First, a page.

Lonely woman standing in a dull corridor and writhing, then facing the wall in despair. Photo: Shutterstock

By Omonalukhe Matthew Ajakaiye

Nneka. That was the name of the fair Igbo girl I constantly saw in my dreams from the time I started reading ABC comfortably.

She lived down the street with her parents who owned a little provision store.

Most times, I ‘pinched’ my mother’s money to buy biscuit from them not because I needed it but because I wanted to see her perfect smile.

I mimic the voice of the only nurse in our community health center who sounds like someone that has hot beans in the mouth, that surely gives her a nice smile, in her pretty lips, with those big round cheeks.

Without saying a word, her smile conveyed a confident, optimistic and friendly personality. An aesthetically pleasing and attractive smile that lures people to her.

We grew up as besties, spending every waking moment together.

Somewhere along the way, she took possession of my heart,

What we had was so true and pure, all she needed was to be by my side, she knew I didn’t have 30 billion in the account. It was just me and her, being together, in love.

Things fell apart when war drums became banged, the Igbo’s felt marginalised and wanted Biafra, the northerners gave quit notice to the Igbo’s to leave the north, people started saying I was Hausa and she was Igbo, her father swore that we will never be together, my family was on the verge of disowning me but this didn’t kill my love for her, I was determined to fight for the woman who stole my heart but ethnicity made it impossible.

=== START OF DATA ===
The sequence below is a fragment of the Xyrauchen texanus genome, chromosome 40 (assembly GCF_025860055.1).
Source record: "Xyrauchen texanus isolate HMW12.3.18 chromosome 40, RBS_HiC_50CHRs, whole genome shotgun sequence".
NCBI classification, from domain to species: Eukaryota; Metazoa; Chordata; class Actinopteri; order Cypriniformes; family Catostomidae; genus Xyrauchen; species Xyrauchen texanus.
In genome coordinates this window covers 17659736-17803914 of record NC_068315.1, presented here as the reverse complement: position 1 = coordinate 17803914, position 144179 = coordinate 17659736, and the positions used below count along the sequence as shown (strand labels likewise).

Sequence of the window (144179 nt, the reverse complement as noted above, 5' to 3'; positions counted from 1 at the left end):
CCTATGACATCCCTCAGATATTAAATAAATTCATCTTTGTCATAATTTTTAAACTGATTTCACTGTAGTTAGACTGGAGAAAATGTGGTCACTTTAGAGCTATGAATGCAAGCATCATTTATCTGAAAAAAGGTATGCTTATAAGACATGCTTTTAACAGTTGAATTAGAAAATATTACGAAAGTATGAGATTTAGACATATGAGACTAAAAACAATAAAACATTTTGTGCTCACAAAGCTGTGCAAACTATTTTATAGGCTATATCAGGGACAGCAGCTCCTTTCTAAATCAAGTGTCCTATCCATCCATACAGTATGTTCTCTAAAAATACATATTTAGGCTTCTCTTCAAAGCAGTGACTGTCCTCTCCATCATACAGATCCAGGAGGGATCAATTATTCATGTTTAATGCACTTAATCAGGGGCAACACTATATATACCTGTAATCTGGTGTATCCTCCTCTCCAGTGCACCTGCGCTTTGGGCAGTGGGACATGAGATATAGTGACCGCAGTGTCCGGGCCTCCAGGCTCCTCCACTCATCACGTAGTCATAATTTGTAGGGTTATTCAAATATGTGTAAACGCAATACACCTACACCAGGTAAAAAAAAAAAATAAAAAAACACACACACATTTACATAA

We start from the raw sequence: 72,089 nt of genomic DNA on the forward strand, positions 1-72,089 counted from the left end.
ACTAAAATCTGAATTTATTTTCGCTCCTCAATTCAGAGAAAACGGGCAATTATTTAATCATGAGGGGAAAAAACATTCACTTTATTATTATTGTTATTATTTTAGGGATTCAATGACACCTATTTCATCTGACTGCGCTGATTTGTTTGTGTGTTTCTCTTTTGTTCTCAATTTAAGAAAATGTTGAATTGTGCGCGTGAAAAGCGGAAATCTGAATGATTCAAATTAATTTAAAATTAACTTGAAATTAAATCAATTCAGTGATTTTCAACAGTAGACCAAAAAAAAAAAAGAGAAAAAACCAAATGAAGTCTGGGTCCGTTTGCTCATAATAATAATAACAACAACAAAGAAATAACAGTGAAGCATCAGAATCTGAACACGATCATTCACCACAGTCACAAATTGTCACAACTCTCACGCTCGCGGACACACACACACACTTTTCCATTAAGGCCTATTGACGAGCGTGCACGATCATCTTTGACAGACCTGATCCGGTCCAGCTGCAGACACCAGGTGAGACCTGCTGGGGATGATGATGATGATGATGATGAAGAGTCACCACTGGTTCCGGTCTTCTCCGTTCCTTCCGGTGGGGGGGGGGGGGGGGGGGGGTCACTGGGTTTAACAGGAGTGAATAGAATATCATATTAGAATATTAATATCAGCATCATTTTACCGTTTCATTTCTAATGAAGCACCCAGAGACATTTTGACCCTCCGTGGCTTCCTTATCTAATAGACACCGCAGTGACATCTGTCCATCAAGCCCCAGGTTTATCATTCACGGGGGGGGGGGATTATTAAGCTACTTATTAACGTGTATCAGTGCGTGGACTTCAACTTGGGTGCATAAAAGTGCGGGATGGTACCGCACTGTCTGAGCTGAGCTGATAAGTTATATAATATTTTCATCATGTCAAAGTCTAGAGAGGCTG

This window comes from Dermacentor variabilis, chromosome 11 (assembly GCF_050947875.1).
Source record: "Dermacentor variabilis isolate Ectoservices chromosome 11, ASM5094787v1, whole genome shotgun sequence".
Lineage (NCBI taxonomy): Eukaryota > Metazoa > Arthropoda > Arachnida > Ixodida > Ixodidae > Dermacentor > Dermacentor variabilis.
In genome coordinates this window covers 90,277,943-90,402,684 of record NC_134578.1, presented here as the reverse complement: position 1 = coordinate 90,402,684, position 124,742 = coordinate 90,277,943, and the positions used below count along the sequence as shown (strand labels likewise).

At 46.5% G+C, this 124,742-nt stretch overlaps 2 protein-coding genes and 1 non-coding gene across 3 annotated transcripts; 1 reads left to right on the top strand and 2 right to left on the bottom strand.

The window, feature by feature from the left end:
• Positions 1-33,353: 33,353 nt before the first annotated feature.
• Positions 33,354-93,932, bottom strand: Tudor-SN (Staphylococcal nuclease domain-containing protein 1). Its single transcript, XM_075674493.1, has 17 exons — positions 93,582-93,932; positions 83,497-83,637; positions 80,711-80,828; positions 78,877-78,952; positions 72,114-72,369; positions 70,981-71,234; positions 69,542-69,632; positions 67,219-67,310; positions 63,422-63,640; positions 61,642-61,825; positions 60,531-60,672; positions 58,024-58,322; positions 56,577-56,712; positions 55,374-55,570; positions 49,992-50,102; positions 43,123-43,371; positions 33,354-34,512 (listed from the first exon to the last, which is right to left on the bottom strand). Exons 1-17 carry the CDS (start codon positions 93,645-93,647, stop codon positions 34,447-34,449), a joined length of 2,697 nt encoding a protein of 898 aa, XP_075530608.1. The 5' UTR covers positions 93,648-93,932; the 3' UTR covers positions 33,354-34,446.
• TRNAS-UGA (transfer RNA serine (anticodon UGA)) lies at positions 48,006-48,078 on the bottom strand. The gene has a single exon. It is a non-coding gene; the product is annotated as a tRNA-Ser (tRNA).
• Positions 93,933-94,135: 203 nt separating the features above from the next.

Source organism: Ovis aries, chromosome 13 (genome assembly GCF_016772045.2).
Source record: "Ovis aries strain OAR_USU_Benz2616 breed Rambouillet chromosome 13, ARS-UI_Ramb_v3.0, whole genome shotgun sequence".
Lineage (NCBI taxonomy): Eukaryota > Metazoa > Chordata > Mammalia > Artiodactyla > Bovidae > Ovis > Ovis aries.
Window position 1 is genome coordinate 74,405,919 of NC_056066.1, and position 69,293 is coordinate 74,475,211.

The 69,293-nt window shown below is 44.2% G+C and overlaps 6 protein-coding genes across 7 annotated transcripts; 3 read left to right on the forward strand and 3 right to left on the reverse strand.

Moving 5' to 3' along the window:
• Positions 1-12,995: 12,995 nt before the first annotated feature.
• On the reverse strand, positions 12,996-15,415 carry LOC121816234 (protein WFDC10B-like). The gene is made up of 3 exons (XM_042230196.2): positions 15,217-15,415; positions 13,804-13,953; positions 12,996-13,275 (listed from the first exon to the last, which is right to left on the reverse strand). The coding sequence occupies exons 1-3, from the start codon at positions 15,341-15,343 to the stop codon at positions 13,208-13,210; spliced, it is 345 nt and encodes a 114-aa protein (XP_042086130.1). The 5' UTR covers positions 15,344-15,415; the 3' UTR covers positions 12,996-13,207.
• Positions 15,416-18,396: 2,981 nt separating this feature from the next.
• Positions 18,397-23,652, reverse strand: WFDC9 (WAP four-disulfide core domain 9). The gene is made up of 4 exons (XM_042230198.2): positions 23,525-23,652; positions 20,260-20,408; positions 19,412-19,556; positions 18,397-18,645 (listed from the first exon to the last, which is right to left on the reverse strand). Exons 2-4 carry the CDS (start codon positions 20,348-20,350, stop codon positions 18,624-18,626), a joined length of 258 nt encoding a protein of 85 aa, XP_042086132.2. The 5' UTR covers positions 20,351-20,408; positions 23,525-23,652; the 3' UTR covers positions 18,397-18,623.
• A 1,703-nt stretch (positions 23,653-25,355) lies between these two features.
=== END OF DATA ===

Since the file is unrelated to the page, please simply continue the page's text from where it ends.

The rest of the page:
One day, I waited for her in our special spot, ” the love garden”. I waited patiently but she was nowhere to be found, so I decided to go to her house. On getting there, I found an empty apartment. I thought I was in a trance but the voice of her neighbour brought me back to life telling me that Nneka left a note for me.

Dear Mohammed, my Hausa groundnut, the love of my life. I know you must be looking for me but don’t, I’m safe in Nsukka. I left with my parents and Chinedu my husband to be. Chinedu is a trader who owns 30 shops in Onitsha and 20 in alaba market. My parents asked me to become his second wife because they believe that will be the best for me. Always have in mind that I love you.
Your love, 
Nneka

Have we ever thought of how many relationships will die if Nigeria ever break up? Have we ever thought of our many lives will be shattered if Nigeria ever break up? Have we ever thought of how boring Nigeria will become if Nigeria ever break up? Let us not allow some unprogressive elements break us up
I’m Matthew and I am just being a Nigerian.